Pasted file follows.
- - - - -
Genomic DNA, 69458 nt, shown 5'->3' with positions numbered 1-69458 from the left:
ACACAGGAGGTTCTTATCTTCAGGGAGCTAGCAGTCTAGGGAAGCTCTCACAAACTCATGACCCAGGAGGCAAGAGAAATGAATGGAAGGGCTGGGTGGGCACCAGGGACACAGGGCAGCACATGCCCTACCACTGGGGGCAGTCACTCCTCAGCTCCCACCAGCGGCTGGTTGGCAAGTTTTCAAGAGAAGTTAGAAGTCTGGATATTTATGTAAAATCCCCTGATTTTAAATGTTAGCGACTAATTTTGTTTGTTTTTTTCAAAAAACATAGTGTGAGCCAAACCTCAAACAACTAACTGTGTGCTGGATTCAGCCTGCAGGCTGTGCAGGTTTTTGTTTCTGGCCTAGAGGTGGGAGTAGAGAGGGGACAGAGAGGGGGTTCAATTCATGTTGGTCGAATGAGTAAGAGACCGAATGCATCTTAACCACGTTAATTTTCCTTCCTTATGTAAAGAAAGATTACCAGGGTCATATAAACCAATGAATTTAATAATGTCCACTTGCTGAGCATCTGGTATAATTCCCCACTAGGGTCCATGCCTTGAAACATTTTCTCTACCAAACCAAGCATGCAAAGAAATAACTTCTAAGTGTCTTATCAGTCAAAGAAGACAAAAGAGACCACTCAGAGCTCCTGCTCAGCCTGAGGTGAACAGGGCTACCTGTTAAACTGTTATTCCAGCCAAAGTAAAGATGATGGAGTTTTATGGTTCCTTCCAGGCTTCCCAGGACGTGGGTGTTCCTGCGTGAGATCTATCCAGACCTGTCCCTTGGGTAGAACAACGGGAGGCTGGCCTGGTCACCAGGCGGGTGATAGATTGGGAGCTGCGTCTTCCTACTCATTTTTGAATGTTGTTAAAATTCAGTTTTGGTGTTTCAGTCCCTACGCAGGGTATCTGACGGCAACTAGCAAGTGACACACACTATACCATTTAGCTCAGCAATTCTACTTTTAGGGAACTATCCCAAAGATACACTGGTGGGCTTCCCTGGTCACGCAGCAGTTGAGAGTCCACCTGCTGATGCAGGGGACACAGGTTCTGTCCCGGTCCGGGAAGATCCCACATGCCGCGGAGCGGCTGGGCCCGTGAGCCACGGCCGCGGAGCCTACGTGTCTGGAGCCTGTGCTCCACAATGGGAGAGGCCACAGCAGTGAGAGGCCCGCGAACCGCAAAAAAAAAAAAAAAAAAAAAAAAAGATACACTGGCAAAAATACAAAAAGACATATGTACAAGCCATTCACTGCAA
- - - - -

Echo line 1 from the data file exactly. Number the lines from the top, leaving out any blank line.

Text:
Genomic DNA, 69458 nt, shown 5'->3' with positions numbered 1-69458 from the left: